More news from the Internet connected-tube-thingy:


Cool –

From: cmck….

I’m going to reference the blog on the landing page tomorrow. I know the readership will be more than pleased that we successfully poked the bear and got some insight from Cliff.


Also –


TheServerSide.com managed to raise the ire of Azul Systems’ Cliff Click, Jr., …


I’m not just a bear, I’m an irate bear!  


Just so’s you know – it takes a lot more than a casual question about “where’s my Java Optimized Hardware” to make me irate.  In fact, that’s a very good question – because the answer is not obvious (ok, it was obvious to me 15 years ago, but I was already both a serious compiler geek and an embedded systems guy then).  But it’s not-obvious enough that quit a few million $$$ have been spent trying to make a go of it.  Let me see if I can make the answer a little more bear-able:


Let’s compare a directly-executes-bytecodes CPU vs a classic RISC chip with a JIT.


The hardware guys like stuff simple – after all they deal with really hard problems like real physics (which is really analog except where it’s quantum) and electron-migration and power-vs-heat curves and etc… so the simpler the better.  Their plates are full already.  And if it’s simple, they can make it low power or fast (or gradually both) by adding complexity and ingenuity over time (at the hardware level).  If you compare the *spec* for a JVM, including all the bytecode behaviors, threading behaviors, GC, etc vs the *spec* for a classic RISC – you’ll see that the RISC is hugely simpler.  The bytecode spec is *complex*; hundreds of pages long.  So complex that we know that the hardware guys are going to have to bail out in lots of corner cases (what happens on a ‘new’ when the heap is exhausted?  does the hardware do a GC?).  The RISC chip *spec* has been made simple in a way which is known to allow it to be implemented fast (although that requires complexity), and we know we can JIT good code for it fairly easily.


When you compare the speed & power of a CPU executing bytecodes, you’ll see lots of hardware complexity around the basic execution issues (I’m skipping on lots of obvious examples, but here’s one: the stack layout sucks for wide-issue because of direct stack dependencies).  When you try to get the same job done using classic JIT’d RISC instructions the CPU is so much simpler – that it can be made better in lots of ways (faster, deep pipes, wide issue, lower power, etc).  Of course, you have to JIT first – but that’s obviously do-able with a compiler that itself runs on a RISC. 


Now which is better (for the same silicon budget): JIT’ing+classic-RISC-executing or just plain execute-the-bytecodes?  Well… it all depends on the numbers.  For really short & small things, the JIT’ing loses so much that you’re better off just doing the bytecodes in hardware (but you can probably change source languages to something even more suited to lower power or smaller form).  But for anything cell-phone sized and up, JIT’ing bytecodes is both a power and speed win.  Yes you pay in time & power to JIT – but the resulting code runs so much faster that you get the job done sooner and can throttle the CPU down sooner – burning less overall power AND time.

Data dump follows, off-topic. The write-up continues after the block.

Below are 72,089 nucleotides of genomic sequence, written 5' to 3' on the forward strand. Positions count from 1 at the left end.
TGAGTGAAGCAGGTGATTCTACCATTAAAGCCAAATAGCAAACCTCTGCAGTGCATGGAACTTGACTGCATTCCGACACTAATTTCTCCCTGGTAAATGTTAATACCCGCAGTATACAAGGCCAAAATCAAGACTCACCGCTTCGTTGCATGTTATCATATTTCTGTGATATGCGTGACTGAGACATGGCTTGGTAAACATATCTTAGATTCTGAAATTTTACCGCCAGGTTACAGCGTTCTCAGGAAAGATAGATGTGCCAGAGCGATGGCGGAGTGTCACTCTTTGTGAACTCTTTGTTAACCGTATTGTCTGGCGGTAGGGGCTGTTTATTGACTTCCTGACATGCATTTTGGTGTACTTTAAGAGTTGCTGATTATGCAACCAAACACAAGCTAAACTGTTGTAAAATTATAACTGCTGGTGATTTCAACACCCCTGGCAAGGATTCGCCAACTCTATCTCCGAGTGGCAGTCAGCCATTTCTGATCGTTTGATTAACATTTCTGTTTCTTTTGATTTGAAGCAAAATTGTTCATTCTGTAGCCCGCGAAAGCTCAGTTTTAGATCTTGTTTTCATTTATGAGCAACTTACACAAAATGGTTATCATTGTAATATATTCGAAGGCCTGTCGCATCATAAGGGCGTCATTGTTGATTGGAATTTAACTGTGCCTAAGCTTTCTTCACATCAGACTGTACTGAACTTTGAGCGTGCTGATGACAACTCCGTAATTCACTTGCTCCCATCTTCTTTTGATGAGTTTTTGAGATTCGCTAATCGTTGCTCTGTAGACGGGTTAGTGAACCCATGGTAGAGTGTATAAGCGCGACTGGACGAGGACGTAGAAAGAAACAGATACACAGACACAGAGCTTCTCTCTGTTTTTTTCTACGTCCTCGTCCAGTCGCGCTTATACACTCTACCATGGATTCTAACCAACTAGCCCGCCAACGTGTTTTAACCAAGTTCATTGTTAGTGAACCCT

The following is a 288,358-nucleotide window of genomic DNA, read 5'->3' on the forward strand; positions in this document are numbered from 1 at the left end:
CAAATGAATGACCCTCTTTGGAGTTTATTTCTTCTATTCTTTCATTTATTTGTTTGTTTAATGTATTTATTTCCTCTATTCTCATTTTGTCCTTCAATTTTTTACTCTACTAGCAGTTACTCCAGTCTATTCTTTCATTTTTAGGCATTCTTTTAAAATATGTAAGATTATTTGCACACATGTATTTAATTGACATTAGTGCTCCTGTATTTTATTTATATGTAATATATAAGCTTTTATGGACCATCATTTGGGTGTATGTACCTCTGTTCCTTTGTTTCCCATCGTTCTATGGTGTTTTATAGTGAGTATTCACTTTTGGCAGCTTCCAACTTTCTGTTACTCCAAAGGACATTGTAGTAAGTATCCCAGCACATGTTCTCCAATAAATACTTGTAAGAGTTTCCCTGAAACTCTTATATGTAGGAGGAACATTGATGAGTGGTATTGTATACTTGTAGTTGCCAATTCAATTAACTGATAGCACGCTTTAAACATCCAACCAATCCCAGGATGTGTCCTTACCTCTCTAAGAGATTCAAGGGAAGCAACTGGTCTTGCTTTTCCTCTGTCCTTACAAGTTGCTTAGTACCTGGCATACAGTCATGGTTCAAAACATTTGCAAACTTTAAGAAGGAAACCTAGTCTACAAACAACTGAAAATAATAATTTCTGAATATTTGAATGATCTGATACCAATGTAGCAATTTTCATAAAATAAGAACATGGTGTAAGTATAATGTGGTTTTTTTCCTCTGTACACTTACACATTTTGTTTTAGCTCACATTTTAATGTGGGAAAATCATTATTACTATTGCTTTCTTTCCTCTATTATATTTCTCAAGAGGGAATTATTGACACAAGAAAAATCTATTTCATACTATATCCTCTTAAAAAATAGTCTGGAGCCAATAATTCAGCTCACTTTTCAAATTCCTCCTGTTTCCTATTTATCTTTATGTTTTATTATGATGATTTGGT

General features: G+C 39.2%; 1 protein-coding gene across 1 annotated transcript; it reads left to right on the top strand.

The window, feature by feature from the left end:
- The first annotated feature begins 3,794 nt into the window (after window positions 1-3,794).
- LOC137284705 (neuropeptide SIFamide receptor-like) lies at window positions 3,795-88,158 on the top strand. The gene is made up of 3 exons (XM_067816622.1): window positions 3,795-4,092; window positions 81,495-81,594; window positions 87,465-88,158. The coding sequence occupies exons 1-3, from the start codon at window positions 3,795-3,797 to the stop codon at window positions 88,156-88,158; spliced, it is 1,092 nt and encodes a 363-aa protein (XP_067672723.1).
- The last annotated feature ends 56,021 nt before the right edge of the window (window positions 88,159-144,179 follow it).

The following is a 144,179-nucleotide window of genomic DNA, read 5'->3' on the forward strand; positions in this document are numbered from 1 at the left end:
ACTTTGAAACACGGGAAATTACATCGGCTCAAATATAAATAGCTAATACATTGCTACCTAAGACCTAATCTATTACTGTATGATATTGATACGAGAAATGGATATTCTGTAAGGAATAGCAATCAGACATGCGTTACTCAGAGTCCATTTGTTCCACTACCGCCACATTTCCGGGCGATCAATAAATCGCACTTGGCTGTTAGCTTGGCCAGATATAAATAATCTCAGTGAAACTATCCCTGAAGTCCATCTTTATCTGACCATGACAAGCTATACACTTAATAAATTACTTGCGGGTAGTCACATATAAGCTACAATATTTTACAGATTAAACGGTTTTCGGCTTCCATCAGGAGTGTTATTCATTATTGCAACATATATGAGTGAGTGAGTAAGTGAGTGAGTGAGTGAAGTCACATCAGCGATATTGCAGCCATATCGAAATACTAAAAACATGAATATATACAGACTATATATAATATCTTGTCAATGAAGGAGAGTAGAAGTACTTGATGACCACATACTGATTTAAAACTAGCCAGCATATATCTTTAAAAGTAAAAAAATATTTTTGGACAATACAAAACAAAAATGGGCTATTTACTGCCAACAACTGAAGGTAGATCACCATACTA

Hence the best Java-optimized hardware is something that makes an easy JIT target.  After that Big Decision is made, you can further tweak the hardware to be closer to the language spec (which is what Azul did) or your intended target audience (large heap large thread Java apps, hence lots of 64-bit cores).  We also targeted another Java feature – GC – with read & write barrier hardware.  But we always start with an easy JIT target…




8 thoughts on “Un-Bear-able

  1. What is the underlying operating system in Azul machines?

    Yep, as a compiler writer it was immediately obvious to me that executing Java bytecode on a real CPU is a bad idea.

    I’m also curious, what is the underlying operating system in Azul machines? Do you use Linux (or other stock OS) or do you have your own kernel?

    PS: is there a way to play with Azul systems without paying $$$$$$$$?

    • It’s our own

      It’s our own micro-kernel-style OS.  No swap.  No device drivers.  Scheduler for 100’s of CPUs with guaranteed memory & CPU resources.





  2. Thanks for sharing the knowledge

    Reading your blog is always great. I learn so much and feel so stupid at the same time.

  3. No RSS feed link?!

    I may be crazy, but I can’t find an RSS feed link for your new blog. Is there one? If not… well… your readership is about to take a serious dive!


  4. “Reading your blog is always

    “Reading your blog is always great. I learn so much and feel so stupid at the same time.”

    ha ha, feel the same. Dr. Click always a pleasure to read your blog.

  5. VM bytecode design choices

    Cliff: OK, so Java’s stack-based bytecodes do not directly map well with classic RISC CPUs, but nevertheless can be JITed quite nicely into them.

    My question is if you were designing a new language today, with all that you know now, would you design its bytecodes similar to Java’s?

    Are there lots of other advantages (e.g. in the bytecode compiler, or in the elegance of the spec, or something else) that make Java’s stack-based choice still good?

    Or would you implement the bytecodes in a way that more easily maps to high performance hardware, so that custom CPUs could be made which directly execute the bytcodes if need be?

  6. I’d go with a register-based

    I’d go with a register-based design pattern, instead of a stack-based pattern. When Java was first taking off there was a lot of research done into alternate bytecodes styles; some of those results looked quite impressive – but it’s “too late”. That horse left the barn long ago.


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